OF all the memories and images that still resonate from the first independence referendum, the most profoundly moving occurred in Govan’s Pearce Institute in August 2014. It was here that a group of local working-class women gathered to chew over the issues most pertinent to them in the national debate on Scotland’s future.

All of them were dealing with serious challenges in their lives, most of which stemmed from reduced economic circumstances but which also included abusive relationships and the ripple effects of addiction in families.

Their discussion was passionate, emotional and well-informed and would have done justice to any of the more manicured events staged by the main media outlets. Put simply, they had become caught up in the national debate and had experienced in it something of a liberation.

I’d been invited to observe their discussion and was told afterwards that their attempts to solicit official representation from the Yes and No camps for the purposes of a hustings event hadn’t merited the courtesy of a reply from either. Far from being bitter or resentful about this they simply asked me if I might reach out on their behalf to contacts on either side and ask if something could be arranged.

Like many other such homespun groups they had first felt empowered by the independence campaign and then emboldened to talk about it. I watched as women who’d never spoken in public – and perhaps not even in small gatherings – visibly grew in confidence as they began gradually to warm to the sound of each other’s voices, realising in the process that they were as eloquent and reasonable as those who did it for a living. You felt privileged to be witnessing it and something else besides: that you were also witnessing some of those rarely captured moments when the genie is being released from the bottle.

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You also felt something else: that moments such as these absolutely scare the bejesus out of the political classes – media; politicians; analysts – these being the people who stand to lose the most when the rank and file find their voices and speak in a language unsoiled by contrived idioms and esoteric tropes.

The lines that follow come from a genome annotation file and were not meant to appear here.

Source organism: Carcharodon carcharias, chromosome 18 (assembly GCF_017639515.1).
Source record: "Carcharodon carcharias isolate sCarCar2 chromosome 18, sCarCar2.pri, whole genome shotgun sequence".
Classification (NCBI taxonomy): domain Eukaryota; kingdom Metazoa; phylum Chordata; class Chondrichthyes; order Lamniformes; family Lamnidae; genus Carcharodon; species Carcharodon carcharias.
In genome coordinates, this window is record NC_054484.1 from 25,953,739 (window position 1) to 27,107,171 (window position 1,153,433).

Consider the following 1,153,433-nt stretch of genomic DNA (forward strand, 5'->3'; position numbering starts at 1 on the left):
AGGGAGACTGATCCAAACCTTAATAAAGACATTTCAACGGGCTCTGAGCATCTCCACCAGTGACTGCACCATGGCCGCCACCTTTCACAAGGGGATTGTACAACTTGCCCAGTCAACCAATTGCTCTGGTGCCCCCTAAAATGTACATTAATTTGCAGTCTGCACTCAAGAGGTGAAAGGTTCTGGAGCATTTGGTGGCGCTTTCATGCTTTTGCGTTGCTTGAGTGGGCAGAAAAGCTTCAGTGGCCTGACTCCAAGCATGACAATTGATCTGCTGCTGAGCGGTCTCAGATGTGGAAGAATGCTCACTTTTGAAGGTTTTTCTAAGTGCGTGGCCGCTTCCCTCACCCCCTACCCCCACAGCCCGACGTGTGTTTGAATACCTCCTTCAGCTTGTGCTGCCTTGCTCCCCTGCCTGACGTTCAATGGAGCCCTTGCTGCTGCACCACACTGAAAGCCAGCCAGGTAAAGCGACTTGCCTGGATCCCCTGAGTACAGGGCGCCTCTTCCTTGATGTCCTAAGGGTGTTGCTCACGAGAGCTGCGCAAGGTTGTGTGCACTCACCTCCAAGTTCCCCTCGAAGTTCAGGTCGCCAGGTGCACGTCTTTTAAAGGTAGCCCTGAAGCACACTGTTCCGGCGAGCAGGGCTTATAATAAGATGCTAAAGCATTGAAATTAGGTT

Indeed, for most of the seven years that have elapsed since that day it seems that the political elites have spent much of their time trying to lasso the genie and send it back from whence it came and safely confined to its controlled environment.

Much of this has occupied the parties which represent the Unionist side of the constitutional debate. Many of the Yes voters who have been driven into the arms of Alba by the disdain they’ve encountered from the SNP leadership know this feeling too. In this election, though, it’s the main opposition parties who have specialised in the politics of exclusion and condescension.

In the absence of anything coherent each of them – Conservatives, Labour and Liberal Democrats – has opted for the path of least resistance. This has seen them join forces and synchronise their manifestos on identical messages: that there shall be no second referendum and that the task of effecting a “Covid recovery” must take priority over everything else.

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Willie Rennie (above), normally measured and reasonable in his Unionism, seems lately to have been afflicted by false memory syndrome. Listening to the Liberal Democrat leader describe the events of the first referendum, it seems remarkable that a UN peace-keeping force wasn’t despatched to restore order as “families and communities were ripped apart”.